Quit Smoking for New Year’s: 7 Tips for Success

(December 21, 2010)

Did you or someone you love resolve to quit smoking for New Year’s?  The American Lung Association is here to help you keep that resolution. January is the perfect time for a fresh start, and with today’s economic challenges, quitting smoking is not only good for your health, it’s good for your wallet. At current prices, when a pack-a-day smoker quits, it’s like getting a $2000 bonus—tax free—every year! Having a solid plan can be the key. Here are seven tips for success and resources that have helped thousands give up smoking for good:

  • Talk to your doctor about the different over-the-counter and prescription medications and various types of treatments available to help you quit smoking.
  • Look into the different options available to help smokers quit. Visit www.lung.org for tools like our Freedom From Smoking® Online.
  • Take time to plan. Pick your quit date a few weeks ahead of time and mark it on the calendar. If you can, pick a day that isn’t stressful, such as after the holidays. As your Quit Day approaches, gather the medications and tools you need and map out how you’re going to handle situations that make you want to smoke.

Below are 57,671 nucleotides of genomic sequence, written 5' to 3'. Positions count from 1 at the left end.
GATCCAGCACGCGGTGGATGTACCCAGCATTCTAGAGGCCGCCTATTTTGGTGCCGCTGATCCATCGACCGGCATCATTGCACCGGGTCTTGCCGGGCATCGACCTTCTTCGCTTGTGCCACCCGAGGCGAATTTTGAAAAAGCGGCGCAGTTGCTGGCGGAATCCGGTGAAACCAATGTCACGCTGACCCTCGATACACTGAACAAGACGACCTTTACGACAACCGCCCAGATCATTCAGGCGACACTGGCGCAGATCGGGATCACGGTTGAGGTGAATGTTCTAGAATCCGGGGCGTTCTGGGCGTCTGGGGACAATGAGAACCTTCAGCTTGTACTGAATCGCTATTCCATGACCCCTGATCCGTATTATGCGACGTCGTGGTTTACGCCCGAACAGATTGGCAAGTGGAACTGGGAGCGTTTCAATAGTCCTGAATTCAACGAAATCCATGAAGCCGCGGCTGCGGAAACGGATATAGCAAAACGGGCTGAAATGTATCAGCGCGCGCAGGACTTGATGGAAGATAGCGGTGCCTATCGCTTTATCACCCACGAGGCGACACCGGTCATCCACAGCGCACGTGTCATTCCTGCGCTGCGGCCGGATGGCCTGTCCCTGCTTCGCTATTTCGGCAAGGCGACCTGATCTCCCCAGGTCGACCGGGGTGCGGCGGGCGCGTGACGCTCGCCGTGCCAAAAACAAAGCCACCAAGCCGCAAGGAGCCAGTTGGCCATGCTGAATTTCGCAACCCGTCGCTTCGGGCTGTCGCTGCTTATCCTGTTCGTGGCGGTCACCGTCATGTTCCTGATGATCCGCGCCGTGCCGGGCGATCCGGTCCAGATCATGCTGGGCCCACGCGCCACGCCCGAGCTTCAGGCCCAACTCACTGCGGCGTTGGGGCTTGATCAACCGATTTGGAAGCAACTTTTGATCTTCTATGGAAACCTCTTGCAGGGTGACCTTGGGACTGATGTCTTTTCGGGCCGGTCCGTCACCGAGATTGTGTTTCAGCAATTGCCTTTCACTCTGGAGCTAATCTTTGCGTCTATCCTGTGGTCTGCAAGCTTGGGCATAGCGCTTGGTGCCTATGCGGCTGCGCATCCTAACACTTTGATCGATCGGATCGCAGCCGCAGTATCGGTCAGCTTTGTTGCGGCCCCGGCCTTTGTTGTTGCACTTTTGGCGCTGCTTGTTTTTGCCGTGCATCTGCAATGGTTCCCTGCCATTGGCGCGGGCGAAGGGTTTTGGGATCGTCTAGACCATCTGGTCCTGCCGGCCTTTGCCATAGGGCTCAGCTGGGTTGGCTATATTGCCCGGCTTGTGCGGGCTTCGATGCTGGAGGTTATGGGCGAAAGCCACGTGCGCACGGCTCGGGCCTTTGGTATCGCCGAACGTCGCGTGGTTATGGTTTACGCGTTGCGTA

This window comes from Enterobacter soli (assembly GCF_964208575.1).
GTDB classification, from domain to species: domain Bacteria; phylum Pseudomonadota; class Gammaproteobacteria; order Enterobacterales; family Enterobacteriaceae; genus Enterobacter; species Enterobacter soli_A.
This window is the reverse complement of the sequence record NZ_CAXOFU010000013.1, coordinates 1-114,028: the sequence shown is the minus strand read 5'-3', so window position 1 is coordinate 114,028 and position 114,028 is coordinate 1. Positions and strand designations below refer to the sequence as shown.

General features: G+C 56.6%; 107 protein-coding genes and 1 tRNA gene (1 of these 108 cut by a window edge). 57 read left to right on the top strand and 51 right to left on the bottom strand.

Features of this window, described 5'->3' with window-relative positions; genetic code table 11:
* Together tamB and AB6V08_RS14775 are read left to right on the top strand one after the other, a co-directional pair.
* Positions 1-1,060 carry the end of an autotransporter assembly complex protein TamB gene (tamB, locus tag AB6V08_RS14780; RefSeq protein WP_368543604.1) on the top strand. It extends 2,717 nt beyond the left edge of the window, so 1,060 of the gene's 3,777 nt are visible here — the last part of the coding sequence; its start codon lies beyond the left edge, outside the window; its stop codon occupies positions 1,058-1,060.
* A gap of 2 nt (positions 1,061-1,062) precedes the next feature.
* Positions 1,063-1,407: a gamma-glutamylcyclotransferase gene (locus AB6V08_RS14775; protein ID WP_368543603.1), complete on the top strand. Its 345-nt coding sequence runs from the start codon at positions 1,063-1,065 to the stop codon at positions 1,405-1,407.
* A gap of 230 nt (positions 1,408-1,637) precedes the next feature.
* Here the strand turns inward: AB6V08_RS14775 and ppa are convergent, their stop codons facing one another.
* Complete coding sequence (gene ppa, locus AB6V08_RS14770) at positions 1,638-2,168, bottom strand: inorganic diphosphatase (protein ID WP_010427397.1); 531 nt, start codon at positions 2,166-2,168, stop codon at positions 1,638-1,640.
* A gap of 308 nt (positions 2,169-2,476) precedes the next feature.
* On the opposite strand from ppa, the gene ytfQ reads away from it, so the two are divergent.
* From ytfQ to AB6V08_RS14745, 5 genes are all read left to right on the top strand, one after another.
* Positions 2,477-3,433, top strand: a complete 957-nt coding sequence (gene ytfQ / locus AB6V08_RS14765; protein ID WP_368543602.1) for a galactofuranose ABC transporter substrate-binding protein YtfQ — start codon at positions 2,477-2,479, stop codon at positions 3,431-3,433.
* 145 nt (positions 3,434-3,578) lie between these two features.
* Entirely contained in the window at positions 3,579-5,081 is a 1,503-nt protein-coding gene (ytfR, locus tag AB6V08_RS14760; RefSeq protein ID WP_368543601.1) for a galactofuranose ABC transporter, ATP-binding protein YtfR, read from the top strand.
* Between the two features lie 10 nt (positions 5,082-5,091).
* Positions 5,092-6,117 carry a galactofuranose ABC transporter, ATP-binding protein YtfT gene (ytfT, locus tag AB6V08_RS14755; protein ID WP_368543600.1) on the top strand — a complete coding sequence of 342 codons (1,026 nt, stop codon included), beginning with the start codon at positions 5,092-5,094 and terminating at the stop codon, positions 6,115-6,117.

• Get some exercise every day. Walking is a great way to reduce the stress of quitting. Exercise is proven to not only combat weight gain, but also improves mood and energy levels.
  • Eat a balanced diet; drink lots of water and get plenty of sleep.
  • Ask family, friends and co-workers for their help and support. Having someone to take a walk with or just listen can give a needed boost.
  • You don’t have to quit alone. Help is available. Consider joining a stop-smoking program like Freedom From Smoking® offered by the American Lung Association.

For even more help, call our Lung HelpLine at 1-800-LUNG-USA. Our nurses and respiratory therapists can provide expert advice on quitting smoking.
“Be aware that smokers have different experiences when they quit,” says Norman Edelman, M.D. American Lung Association Chief Medical Officer. “Some may feel tired or even easily excitable. Others may feel lightheaded, nervous or irritable and experience headaches in addition to craving tobacco or sweets. Know these feelings are normal and may last for several weeks, but eventually they will pass.”

The American Lung Association’s Freedom From Smoking® program has helped hundreds of thousands quit smoking and is considered the gold standard for smoking cessation programs.  This program is offered over eight sessions in a group setting, since the support of others is a beneficial component of the quitting process. And perfect for today’s busy world is Freedom From Smoking® Online (http://www.ffsonline.org/) which brings the same proven program into the comfort and privacy of your own home.

“Quitting smoking is one of the most important that things that you can do for your health,” adds Dr. Edelman. “The earlier you quit the better, but it’s important to remember that it’s never too late to quit. The American Lung Association offers the best tools and resources available.”